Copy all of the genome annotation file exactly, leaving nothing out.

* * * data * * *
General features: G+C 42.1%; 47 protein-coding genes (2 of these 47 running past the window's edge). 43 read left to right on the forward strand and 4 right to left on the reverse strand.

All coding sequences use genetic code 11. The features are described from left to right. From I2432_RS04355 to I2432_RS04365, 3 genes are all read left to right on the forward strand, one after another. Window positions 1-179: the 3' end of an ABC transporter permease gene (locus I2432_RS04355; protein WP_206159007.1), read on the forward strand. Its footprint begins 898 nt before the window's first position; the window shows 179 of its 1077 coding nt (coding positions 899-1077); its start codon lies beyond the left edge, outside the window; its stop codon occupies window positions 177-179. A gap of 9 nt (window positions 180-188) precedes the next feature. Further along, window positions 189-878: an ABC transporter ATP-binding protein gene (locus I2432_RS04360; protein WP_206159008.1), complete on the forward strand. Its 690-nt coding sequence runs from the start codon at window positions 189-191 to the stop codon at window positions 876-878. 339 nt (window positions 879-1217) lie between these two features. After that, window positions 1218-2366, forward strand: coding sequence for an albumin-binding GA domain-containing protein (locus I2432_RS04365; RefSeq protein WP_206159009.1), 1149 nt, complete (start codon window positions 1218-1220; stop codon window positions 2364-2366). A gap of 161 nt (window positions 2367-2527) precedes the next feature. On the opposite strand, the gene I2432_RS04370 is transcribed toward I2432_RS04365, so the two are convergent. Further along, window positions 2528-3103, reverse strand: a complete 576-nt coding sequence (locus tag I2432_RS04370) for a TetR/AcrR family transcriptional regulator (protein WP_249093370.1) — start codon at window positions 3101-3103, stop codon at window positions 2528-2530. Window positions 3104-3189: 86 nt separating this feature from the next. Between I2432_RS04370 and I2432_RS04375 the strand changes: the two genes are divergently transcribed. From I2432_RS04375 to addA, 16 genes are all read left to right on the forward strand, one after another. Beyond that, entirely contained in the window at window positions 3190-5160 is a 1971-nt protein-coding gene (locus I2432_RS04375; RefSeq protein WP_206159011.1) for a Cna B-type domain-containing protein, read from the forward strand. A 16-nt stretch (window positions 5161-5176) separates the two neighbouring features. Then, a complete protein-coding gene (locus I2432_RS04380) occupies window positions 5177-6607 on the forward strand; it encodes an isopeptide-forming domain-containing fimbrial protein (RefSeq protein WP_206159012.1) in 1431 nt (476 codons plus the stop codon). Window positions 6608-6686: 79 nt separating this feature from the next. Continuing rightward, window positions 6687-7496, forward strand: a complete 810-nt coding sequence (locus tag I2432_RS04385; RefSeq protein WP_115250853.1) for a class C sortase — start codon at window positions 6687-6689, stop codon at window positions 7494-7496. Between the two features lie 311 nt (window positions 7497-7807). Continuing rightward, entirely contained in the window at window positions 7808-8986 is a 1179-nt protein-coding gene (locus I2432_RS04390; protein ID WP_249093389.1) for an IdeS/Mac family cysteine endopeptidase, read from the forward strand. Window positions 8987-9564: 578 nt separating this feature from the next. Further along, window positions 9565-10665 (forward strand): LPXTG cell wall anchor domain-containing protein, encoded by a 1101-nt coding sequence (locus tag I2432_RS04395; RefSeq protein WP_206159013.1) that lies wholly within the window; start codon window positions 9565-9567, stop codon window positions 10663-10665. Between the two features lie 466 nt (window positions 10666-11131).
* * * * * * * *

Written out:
General features: G+C 42.1%; 47 protein-coding genes (2 of these 47 running past the window's edge). 43 read left to right on the forward strand and 4 right to left on the reverse strand.

All coding sequences use genetic code 11. The features are described from left to right. From I2432_RS04355 to I2432_RS04365, 3 genes are all read left to right on the forward strand, one after another. Window positions 1-179: the 3' end of an ABC transporter permease gene (locus I2432_RS04355; protein WP_206159007.1), read on the forward strand. Its footprint begins 898 nt before the window's first position; the window shows 179 of its 1077 coding nt (coding positions 899-1077); its start codon lies beyond the left edge, outside the window; its stop codon occupies window positions 177-179. A gap of 9 nt (window positions 180-188) precedes the next feature. Further along, window positions 189-878: an ABC transporter ATP-binding protein gene (locus I2432_RS04360; protein WP_206159008.1), complete on the forward strand. Its 690-nt coding sequence runs from the start codon at window positions 189-191 to the stop codon at window positions 876-878. 339 nt (window positions 879-1217) lie between these two features. After that, window positions 1218-2366, forward strand: coding sequence for an albumin-binding GA domain-containing protein (locus I2432_RS04365; RefSeq protein WP_206159009.1), 1149 nt, complete (start codon window positions 1218-1220; stop codon window positions 2364-2366). A gap of 161 nt (window positions 2367-2527) precedes the next feature. On the opposite strand, the gene I2432_RS04370 is transcribed toward I2432_RS04365, so the two are convergent. Further along, window positions 2528-3103, reverse strand: a complete 576-nt coding sequence (locus tag I2432_RS04370) for a TetR/AcrR family transcriptional regulator (protein WP_249093370.1) — start codon at window positions 3101-3103, stop codon at window positions 2528-2530. Window positions 3104-3189: 86 nt separating this feature from the next. Between I2432_RS04370 and I2432_RS04375 the strand changes: the two genes are divergently transcribed. From I2432_RS04375 to addA, 16 genes are all read left to right on the forward strand, one after another. Beyond that, entirely contained in the window at window positions 3190-5160 is a 1971-nt protein-coding gene (locus I2432_RS04375; RefSeq protein WP_206159011.1) for a Cna B-type domain-containing protein, read from the forward strand. A 16-nt stretch (window positions 5161-5176) separates the two neighbouring features. Then, a complete protein-coding gene (locus I2432_RS04380) occupies window positions 5177-6607 on the forward strand; it encodes an isopeptide-forming domain-containing fimbrial protein (RefSeq protein WP_206159012.1) in 1431 nt (476 codons plus the stop codon). Window positions 6608-6686: 79 nt separating this feature from the next. Continuing rightward, window positions 6687-7496, forward strand: a complete 810-nt coding sequence (locus tag I2432_RS04385; RefSeq protein WP_115250853.1) for a class C sortase — start codon at window positions 6687-6689, stop codon at window positions 7494-7496. Between the two features lie 311 nt (window positions 7497-7807). Continuing rightward, entirely contained in the window at window positions 7808-8986 is a 1179-nt protein-coding gene (locus I2432_RS04390; protein ID WP_249093389.1) for an IdeS/Mac family cysteine endopeptidase, read from the forward strand. Window positions 8987-9564: 578 nt separating this feature from the next. Further along, window positions 9565-10665 (forward strand): LPXTG cell wall anchor domain-containing protein, encoded by a 1101-nt coding sequence (locus tag I2432_RS04395; RefSeq protein WP_206159013.1) that lies wholly within the window; start codon window positions 9565-9567, stop codon window positions 10663-10665. Between the two features lie 466 nt (window positions 10666-11131).